Freehold or Leasehold?
We’re often asked about the differences between freehold and leasehold properties and which makes the better investment. Many international clients are unfamiliar with the freehold/leasehold system but it can be equally confusing for domestic buyers!
Firstly, let’s look at the main features of freehold and leasehold properties.
- You own the property and land outright. This includes the immediate ground below and airspace above.
- You own the property for the time stated in the lease – if the lease is not extended and expires the property returns to the freehold owner – also known as the landlord.
- The lease will set-out rules (known as ‘covenants’) which the leaseholder must follow.
- Ground rent is payable to the landlord on an annual basis.
- Leaseholders typically have to pay a service charge to the freeholder.
- The freehold owner is responsible for maintenance of communal areas, the overall condition of the building and insurance.
Share of Freehold
Finally, some flats are sold with a ‘share of freehold’. This has elements of both tenures as the buyer becomes both a freeholder and leaseholder.
A ‘share of freehold’ usually indicates the freehold is split between all owners in a building. You own your flat and a share of the land and building. Unlike an outright freehold, there is still a lease in place which must be followed. Owning a share of the freehold compared to a leasehold can have its advantages. All freeholders usually have a personal stake in the upkeep of the building and little incentive to levy unreasonably high service charges. Extending a lease is generally more straight-forward as it is in everyone’s interests to grant a long lease on all properties.
Is a freehold or leasehold a better investment?
All things being equal, a freehold property’s simpler legal status makes it more desirable. From an investment perspective, another major benefit of freeholds is the ability to add value to the property through later building work. Such work is often either prohibited in leaseholds or requires the freeholder’s consent.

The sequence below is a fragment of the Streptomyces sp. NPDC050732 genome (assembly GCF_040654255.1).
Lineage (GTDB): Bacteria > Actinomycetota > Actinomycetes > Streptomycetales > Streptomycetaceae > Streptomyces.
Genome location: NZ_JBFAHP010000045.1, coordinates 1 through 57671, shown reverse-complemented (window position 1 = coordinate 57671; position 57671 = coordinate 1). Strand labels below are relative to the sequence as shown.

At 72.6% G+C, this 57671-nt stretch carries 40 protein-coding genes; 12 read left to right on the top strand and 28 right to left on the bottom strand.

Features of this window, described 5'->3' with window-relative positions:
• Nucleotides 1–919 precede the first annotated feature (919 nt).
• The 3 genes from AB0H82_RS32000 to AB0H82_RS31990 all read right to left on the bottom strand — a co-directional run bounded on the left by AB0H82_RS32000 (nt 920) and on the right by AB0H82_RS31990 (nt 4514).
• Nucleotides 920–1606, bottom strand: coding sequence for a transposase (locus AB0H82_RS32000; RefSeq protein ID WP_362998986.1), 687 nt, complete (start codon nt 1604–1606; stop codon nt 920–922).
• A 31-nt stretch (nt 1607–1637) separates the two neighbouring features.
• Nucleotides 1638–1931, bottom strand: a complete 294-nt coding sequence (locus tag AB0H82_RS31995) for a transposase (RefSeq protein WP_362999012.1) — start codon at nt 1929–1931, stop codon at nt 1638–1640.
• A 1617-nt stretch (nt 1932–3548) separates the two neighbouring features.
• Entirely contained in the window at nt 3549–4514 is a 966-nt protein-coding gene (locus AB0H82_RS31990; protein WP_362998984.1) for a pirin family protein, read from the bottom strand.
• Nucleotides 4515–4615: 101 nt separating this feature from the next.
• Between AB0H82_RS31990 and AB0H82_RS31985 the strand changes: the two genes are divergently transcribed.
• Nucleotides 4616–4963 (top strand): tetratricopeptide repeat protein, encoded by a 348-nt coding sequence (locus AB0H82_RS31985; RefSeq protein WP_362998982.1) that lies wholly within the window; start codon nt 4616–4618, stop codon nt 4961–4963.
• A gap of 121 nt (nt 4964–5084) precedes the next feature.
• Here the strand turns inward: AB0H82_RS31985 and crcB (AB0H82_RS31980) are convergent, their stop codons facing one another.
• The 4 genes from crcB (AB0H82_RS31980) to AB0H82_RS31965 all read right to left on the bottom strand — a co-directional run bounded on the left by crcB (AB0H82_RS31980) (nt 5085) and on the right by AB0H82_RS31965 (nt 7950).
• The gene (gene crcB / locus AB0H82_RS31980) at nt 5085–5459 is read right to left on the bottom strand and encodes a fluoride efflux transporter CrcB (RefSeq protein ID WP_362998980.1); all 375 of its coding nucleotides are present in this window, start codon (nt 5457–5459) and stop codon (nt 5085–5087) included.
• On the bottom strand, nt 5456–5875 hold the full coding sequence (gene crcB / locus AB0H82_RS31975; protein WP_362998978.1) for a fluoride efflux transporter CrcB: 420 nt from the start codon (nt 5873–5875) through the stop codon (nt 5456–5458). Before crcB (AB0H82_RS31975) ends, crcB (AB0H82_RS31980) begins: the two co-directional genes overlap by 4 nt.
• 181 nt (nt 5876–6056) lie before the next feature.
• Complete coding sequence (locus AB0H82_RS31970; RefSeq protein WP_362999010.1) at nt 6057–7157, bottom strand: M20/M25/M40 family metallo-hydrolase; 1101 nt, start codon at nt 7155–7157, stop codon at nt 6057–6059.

However freeholds are not automatically the better investment and it depends on the merits of an individual property. For example, the majority of flats in central London are leasehold. Even after factoring in service charge and ground rent payments, the average London investor buying a leasehold 20 years ago would have comfortably outperformed most freeholds elsewhere in the UK. Some experienced investors even specialise in buying undervalued leasehold properties with short leases and extending the lease after two years to achieve strong capital growth returns.
When carrying out our Buying Service, a property’s tenure is just one of many factors we look at to determine whether it represents value. The condition of the property, asking price, local planning conditions, investment potential of the wider area etc. all influence the valuation.
In London, buyers should expect to pay a premium for a freehold. This means buying a leasehold may allow a buyer’s budget to stretch to a more expensive London neighbourhood.
When viewing leasehold properties, at the very least try to establish the following lease details.
the number of years remaining – this can range from 1 to 999!
the annual service charge/ground rent – ground rent above £250 a year can indicate other legal issues.
any restrictive covenants the vendor is aware of. For example, not being allowed to keep pets or having to pay the landlord a subletting fee if you wish to rent out the property. Of course, a vendor may not willingly disclose this information but this will only waste everyone’s time.
- the identity of the freehold owner – estate agent’s may not always know this but should be able to find out from the vendor. The freehold owner is often the local council in London.